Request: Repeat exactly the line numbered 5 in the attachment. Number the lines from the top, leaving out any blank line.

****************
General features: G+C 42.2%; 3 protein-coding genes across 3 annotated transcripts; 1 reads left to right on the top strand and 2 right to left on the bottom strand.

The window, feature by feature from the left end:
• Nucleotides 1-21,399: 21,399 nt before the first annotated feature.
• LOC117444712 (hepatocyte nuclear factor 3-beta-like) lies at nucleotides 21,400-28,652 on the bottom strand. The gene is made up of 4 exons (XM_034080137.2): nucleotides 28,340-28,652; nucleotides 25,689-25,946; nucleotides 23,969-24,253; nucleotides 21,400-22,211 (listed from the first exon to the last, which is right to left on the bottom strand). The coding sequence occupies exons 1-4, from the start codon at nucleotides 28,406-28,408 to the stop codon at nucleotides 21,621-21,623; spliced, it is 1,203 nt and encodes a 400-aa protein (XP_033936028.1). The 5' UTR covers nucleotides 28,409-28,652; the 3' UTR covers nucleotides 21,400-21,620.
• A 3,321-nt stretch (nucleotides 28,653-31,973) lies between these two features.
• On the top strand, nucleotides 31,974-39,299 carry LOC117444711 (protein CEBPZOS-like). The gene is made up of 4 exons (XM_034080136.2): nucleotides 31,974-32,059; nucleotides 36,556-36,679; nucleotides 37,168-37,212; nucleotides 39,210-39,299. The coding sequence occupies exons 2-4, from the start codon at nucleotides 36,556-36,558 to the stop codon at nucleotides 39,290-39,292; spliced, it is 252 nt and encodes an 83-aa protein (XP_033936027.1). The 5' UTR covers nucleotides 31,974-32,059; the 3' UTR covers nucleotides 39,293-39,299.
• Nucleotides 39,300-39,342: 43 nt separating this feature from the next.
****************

• A 3,321-nt stretch (nucleotides 28,653-31,973) lies between these two features.